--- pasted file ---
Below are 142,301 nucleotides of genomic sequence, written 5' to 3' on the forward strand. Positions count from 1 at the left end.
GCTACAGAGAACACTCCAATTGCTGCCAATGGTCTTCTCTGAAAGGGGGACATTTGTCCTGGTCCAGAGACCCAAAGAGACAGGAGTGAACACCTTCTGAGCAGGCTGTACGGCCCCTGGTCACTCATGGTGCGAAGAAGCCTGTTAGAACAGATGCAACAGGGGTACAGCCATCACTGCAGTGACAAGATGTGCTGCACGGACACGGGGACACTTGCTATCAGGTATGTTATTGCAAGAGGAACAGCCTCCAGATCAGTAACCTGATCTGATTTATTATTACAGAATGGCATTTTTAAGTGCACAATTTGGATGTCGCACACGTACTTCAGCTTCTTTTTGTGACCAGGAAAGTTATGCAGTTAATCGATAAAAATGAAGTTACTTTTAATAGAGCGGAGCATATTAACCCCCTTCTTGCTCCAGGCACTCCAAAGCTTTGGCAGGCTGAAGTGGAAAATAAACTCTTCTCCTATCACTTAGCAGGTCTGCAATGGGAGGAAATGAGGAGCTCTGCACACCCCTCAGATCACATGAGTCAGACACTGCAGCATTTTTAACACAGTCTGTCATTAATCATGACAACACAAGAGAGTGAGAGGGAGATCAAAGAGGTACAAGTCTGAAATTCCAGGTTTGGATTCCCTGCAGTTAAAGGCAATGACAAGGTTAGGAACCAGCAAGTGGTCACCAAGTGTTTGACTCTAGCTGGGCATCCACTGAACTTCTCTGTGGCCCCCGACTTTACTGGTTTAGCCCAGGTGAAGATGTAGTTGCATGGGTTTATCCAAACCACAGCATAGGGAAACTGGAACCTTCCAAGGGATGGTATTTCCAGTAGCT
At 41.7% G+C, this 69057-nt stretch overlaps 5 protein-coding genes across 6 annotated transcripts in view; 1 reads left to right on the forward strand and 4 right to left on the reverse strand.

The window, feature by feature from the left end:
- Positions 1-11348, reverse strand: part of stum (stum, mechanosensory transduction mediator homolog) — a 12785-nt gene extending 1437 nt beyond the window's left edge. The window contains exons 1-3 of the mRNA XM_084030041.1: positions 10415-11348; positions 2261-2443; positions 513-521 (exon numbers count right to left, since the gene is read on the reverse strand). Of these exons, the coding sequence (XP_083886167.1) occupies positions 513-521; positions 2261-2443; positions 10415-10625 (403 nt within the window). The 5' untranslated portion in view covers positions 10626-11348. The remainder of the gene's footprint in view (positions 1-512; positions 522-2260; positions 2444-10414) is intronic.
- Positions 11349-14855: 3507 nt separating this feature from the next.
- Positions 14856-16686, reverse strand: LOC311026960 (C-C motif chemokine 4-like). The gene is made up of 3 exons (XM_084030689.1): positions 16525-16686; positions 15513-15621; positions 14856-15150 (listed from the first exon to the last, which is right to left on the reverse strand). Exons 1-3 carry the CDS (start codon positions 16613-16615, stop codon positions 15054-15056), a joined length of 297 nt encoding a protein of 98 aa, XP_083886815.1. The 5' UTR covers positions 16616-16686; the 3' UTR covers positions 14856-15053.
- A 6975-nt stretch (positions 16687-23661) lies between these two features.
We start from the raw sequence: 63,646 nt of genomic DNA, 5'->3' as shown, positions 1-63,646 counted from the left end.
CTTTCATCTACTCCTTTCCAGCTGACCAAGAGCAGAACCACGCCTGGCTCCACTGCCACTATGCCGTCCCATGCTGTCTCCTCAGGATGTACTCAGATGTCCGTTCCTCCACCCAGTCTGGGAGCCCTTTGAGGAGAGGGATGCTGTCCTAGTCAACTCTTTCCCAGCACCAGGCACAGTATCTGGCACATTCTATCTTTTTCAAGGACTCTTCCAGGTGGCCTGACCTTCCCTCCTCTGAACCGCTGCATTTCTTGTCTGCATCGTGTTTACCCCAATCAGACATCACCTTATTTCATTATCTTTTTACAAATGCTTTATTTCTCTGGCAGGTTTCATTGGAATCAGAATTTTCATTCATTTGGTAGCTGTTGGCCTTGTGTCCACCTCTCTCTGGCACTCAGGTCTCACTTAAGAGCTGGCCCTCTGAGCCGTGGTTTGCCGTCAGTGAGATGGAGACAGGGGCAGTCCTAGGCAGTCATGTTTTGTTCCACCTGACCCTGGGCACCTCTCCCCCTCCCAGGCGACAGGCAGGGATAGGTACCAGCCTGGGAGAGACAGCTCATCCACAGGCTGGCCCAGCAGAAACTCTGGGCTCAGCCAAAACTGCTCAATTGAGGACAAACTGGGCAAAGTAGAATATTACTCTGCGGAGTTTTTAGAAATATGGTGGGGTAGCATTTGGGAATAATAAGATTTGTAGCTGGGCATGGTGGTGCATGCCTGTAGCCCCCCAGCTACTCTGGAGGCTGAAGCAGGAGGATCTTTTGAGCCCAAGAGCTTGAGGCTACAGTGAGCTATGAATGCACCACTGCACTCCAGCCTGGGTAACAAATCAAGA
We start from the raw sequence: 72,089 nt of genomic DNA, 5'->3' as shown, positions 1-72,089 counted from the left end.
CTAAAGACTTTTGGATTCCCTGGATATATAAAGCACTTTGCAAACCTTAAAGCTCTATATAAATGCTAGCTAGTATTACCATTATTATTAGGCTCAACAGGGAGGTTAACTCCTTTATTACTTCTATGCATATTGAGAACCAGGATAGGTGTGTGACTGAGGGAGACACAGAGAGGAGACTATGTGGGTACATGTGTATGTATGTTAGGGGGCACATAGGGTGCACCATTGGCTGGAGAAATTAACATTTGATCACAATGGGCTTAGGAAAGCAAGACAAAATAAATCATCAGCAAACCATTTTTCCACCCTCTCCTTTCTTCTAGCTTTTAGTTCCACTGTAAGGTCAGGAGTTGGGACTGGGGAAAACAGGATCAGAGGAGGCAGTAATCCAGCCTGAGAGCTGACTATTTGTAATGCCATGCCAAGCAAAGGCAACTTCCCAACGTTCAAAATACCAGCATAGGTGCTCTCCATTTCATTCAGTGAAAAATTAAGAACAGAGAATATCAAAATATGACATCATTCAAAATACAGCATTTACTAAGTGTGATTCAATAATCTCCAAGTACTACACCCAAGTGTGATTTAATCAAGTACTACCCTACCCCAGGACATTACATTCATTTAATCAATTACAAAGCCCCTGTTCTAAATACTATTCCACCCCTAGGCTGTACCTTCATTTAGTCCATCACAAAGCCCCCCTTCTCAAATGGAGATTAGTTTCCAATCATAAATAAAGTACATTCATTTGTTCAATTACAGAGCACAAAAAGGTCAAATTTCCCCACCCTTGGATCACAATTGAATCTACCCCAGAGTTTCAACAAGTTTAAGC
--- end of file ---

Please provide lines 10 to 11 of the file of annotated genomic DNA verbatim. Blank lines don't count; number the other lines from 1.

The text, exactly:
CTTTCATCTACTCCTTTCCAGCTGACCAAGAGCAGAACCACGCCTGGCTCCACTGCCACTATGCCGTCCCATGCTGTCTCCTCAGGATGTACTCAGATGTCCGTTCCTCCACCCAGTCTGGGAGCCCTTTGAGGAGAGGGATGCTGTCCTAGTCAACTCTTTCCCAGCACCAGGCACAGTATCTGGCACATTCTATCTTTTTCAAGGACTCTTCCAGGTGGCCTGACCTTCCCTCCTCTGAACCGCTGCATTTCTTGTCTGCATCGTGTTTACCCCAATCAGACATCACCTTATTTCATTATCTTTTTACAAATGCTTTATTTCTCTGGCAGGTTTCATTGGAATCAGAATTTTCATTCATTTGGTAGCTGTTGGCCTTGTGTCCACCTCTCTCTGGCACTCAGGTCTCACTTAAGAGCTGGCCCTCTGAGCCGTGGTTTGCCGTCAGTGAGATGGAGACAGGGGCAGTCCTAGGCAGTCATGTTTTGTTCCACCTGACCCTGGGCACCTCTCCCCCTCCCAGGCGACAGGCAGGGATAGGTACCAGCCTGGGAGAGACAGCTCATCCACAGGCTGGCCCAGCAGAAACTCTGGGCTCAGCCAAAACTGCTCAATTGAGGACAAACTGGGCAAAGTAGAATATTACTCTGCGGAGTTTTTAGAAATATGGTGGGGTAGCATTTGGGAATAATAAGATTTGTAGCTGGGCATGGTGGTGCATGCCTGTAGCCCCCCAGCTACTCTGGAGGCTGAAGCAGGAGGATCTTTTGAGCCCAAGAGCTTGAGGCTACAGTGAGCTATGAATGCACCACTGCACTCCAGCCTGGGTAACAAATCAAGA
We start from the raw sequence: 72,089 nt of genomic DNA, 5'->3' as shown, positions 1-72,089 counted from the left end.